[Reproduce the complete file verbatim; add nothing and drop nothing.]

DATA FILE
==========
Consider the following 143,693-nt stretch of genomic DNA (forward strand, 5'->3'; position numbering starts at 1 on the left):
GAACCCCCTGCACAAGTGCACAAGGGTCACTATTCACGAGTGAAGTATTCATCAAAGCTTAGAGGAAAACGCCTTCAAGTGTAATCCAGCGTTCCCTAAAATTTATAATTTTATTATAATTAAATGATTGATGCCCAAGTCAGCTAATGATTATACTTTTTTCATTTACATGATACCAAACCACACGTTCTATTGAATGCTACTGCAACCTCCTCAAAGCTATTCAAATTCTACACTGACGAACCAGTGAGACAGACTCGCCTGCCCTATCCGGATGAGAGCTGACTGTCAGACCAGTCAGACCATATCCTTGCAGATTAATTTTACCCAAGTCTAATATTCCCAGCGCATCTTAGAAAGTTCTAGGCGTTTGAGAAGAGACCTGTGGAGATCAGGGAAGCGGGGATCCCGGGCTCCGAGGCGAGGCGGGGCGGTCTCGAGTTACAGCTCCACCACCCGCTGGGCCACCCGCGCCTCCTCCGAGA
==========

Consider the following 143,693-nt stretch of genomic DNA (forward strand, 5'->3'; position numbering starts at 1 on the left):
GAACCCCCTGCACAAGTGCACAAGGGTCACTATTCACGAGTGAAGTATTCATCAAAGCTTAGAGGAAAACGCCTTCAAGTGTAATCCAGCGTTCCCTAAAATTTATAATTTTATTATAATTAAATGATTGATGCCCAAGTCAGCTAATGATTATACTTTTTTCATTTACATGATACCAAACCACACGTTCTATTGAATGCTACTGCAACCTCCTCAAAGCTATTCAAATTCTACACTGACGAACCAGTGAGACAGACTCGCCTGCCCTATCCGGATGAGAGCTGACTGTCAGACCAGTCAGACCATATCCTTGCAGATTAATTTTACCCAAGTCTAATATTCCCAGCGCATCTTAGAAAGTTCTAGGCGTTTGAGAAGAGACCTGTGGAGATCAGGGAAGCGGGGATCCCGGGCTCCGAGGCGAGGCGGGGCGGTCTCGAGTTACAGCTCCACCACCCGCTGGGCCACCCGCGCCTCCTCCGAGA